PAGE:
Social identity support and friendship outcomes: A longitudinal study predicting who will be friends and best friends 4 years later
Journal of Social and Personal Relationships
This longitudinal study tested the hypothesis that social identity support would predict the long-term status of first-year college friendships. Social identity support refers to perceived support for valued aspects of the self that are related to identification with social groups, categories, and roles. First-year undergraduates (N = 100) reported levels of closeness, contact, general support, and social identity support for new same-sex friendships. Logistic regression analyses indicated, as expected, that social identity support predicted whether or not a new friend would be a best friend 4 years later, after controlling for initial levels of closeness, contact, and general relationship-specific social support. Social identity support, however, did not predict status as a mere friend at follow-up. The results regarding best friend status suggest that social identity support may be a unique form of social support that contributes to the development of close relationships.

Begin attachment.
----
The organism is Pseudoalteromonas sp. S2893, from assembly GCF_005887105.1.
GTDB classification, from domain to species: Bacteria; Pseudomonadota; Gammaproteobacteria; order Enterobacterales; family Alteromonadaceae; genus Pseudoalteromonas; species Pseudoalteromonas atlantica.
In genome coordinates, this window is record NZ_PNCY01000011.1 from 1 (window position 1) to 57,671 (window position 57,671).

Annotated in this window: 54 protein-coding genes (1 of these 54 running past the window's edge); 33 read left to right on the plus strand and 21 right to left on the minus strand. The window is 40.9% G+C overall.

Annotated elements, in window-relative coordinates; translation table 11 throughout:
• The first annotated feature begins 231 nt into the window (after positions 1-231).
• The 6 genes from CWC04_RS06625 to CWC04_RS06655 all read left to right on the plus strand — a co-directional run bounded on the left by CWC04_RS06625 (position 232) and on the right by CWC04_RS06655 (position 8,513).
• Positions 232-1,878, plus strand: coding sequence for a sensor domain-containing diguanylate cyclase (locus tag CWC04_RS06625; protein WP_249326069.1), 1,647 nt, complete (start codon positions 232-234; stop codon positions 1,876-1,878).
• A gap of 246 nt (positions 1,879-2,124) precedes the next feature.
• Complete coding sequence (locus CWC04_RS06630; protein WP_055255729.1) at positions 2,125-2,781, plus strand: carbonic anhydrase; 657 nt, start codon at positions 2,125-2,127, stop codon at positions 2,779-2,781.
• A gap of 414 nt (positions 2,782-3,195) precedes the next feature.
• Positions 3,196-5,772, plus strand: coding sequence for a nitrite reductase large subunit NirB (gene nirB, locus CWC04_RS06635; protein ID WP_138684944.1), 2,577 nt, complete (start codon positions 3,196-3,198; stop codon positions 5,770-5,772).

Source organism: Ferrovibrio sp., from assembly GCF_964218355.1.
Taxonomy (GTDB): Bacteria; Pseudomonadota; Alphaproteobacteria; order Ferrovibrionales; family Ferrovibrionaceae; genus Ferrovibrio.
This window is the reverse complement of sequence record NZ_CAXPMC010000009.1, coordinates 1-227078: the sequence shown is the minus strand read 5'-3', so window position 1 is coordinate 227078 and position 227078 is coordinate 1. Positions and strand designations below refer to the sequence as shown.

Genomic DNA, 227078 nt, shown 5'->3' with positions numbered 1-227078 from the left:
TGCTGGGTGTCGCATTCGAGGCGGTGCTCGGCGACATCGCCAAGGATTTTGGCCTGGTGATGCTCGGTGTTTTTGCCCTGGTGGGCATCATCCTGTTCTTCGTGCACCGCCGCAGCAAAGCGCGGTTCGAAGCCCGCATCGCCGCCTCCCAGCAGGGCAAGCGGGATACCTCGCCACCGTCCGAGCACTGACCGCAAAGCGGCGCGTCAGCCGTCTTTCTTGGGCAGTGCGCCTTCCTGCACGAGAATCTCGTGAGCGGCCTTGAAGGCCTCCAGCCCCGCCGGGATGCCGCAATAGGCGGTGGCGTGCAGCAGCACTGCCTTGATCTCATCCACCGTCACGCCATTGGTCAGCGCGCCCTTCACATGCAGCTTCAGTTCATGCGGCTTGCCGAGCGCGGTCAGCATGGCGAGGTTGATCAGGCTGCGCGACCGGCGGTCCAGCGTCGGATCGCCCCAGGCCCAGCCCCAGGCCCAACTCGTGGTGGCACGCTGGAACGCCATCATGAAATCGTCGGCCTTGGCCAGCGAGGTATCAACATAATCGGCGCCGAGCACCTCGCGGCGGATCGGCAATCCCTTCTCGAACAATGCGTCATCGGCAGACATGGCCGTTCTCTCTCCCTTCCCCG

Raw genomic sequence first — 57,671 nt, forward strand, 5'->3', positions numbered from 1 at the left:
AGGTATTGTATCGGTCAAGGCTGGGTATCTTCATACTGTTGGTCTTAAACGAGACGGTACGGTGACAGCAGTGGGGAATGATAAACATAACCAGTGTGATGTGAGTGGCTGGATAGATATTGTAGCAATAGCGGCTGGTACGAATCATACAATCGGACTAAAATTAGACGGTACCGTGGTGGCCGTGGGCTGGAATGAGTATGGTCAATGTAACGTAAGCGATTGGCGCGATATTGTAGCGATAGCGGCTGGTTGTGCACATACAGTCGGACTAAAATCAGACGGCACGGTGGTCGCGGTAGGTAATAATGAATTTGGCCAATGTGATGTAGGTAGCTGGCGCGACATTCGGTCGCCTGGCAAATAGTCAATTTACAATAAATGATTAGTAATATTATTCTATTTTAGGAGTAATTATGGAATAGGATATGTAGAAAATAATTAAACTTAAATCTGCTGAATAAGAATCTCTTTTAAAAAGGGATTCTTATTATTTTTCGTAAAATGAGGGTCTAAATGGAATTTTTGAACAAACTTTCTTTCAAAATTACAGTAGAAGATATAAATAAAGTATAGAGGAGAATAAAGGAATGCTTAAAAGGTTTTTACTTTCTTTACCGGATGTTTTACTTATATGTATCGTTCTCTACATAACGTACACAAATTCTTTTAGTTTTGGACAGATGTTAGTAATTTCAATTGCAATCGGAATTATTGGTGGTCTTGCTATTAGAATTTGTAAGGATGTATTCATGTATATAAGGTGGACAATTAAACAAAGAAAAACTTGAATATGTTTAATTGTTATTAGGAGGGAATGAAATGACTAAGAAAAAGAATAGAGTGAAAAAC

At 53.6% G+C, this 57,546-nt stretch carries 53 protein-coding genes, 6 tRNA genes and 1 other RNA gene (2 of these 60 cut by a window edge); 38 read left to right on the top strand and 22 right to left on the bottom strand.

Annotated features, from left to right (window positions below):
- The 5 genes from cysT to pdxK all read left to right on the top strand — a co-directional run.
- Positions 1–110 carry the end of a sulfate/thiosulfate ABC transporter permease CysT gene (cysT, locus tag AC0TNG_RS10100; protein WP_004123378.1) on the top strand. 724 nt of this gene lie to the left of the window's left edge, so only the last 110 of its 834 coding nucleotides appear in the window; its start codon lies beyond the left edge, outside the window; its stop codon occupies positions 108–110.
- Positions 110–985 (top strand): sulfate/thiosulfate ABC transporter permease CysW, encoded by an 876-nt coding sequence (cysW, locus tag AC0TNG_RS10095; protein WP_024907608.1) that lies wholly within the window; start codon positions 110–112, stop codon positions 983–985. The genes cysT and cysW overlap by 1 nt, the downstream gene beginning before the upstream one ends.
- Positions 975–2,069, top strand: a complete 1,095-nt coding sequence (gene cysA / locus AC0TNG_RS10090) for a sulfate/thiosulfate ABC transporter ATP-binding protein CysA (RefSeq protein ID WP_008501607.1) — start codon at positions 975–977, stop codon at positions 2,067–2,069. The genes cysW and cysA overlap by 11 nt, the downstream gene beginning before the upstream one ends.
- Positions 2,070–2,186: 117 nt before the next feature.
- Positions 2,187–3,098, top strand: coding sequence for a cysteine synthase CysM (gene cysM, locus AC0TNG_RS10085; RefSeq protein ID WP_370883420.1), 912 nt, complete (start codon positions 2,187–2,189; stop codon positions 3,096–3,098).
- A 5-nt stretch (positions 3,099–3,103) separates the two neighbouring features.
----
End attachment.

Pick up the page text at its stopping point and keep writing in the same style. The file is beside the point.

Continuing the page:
Weisz, Carolyn, and Lisa Fortlouis Wood. 2005. "Social identity support and friendship outcomes: A longitudinal study predicting who will be friends and best friends 4 years later." Journal Of Social & Personal Relationships 22(3): 416-432.